London — The company that manages the U.K.'s power and gas infrastructure has warned that Britons could face winter blackouts due to the fallout from Russia's invasion of. The National Grid warned this week that the war had caused "unprecedented turmoil and volatility in energy markets in Europe and beyond."
National Grid believes electricity supplies should be adequate to keep power on in the U.K. throughout the winter months, but in its Winter Outlook Report released Thursday, it modeled two additional scenarios, "given the scale of uncertainty and risks associated with the current geopolitical situation."
The first model looks at what would happen if the U.K. was left unable to import any electricity from continental Europe. In November, National Grid is launching a program to offer incentives to customers for reducing energy use during peak times. That program, plus the use of "retained coal units," should mean that no power cuts would be necessary, the company said.
The second scenario assumes there is both an insufficient supply of electricity from Europe and an insufficient supply of gas to the U.K. Britain generates more than 40% of its electricity using gas-fired power stations.
"In the unlikely event we were in this situation, it would mean that some customers could be without power for pre-defined periods during a day — generally this is assumed to be for 3 hour blocks," National Grid said. "This would be necessary to ensure the overall security and integrity of the electricity system across Great Britain."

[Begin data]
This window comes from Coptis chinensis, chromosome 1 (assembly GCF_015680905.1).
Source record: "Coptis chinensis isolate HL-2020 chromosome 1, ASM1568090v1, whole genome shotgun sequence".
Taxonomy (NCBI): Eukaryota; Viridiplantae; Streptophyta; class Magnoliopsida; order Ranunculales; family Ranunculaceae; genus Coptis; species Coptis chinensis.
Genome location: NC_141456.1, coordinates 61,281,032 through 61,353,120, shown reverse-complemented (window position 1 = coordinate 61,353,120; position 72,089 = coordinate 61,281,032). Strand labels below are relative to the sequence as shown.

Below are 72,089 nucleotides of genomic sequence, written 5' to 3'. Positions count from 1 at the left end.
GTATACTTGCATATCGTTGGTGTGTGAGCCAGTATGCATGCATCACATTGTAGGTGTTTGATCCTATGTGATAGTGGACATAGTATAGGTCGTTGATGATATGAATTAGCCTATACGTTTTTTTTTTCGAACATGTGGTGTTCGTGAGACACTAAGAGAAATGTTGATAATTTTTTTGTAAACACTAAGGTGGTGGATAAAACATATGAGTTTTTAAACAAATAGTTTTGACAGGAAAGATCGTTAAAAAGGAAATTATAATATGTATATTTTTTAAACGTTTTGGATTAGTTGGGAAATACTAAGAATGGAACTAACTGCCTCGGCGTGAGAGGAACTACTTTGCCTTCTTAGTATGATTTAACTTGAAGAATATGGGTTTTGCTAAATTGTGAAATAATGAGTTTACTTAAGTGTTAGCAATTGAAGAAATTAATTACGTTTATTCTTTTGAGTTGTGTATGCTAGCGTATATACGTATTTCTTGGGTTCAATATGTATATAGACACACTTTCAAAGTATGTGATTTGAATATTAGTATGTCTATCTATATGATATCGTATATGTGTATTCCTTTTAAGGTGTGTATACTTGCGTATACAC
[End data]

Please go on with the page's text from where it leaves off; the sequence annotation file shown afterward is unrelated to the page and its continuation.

Amid reports that some in the British government wanted to run a campaign urging households to try to save energy this winter, U.K. Prime Minister Liz Truss — who reportedly opposed the campaign — said Thursday that "we do have a good supply of energy in the U.K. We're in a much better position than many other countries, but of course there's always more we can do, and that's why I'm here working with our partners making sure we do have a secure energy supply into the future."
Kathryn Porter, an analyst at the energy consulting firm Watt-Logic, told the Financial Times newspaper that National Grid's assessment was "unreasonably optimistic," and that it appeared to be "understating the risks."
The charity Age U.K. called for a plan to be put in place to protect vulnerable households.
"We are thinking, for example, of older people with chronic health conditions who have to remain warm, or others who are dependent on electricity to run essential equipment, including home dialysis machines," Caroline Abrahams, Age U.K.'s charity director, told BBC News.
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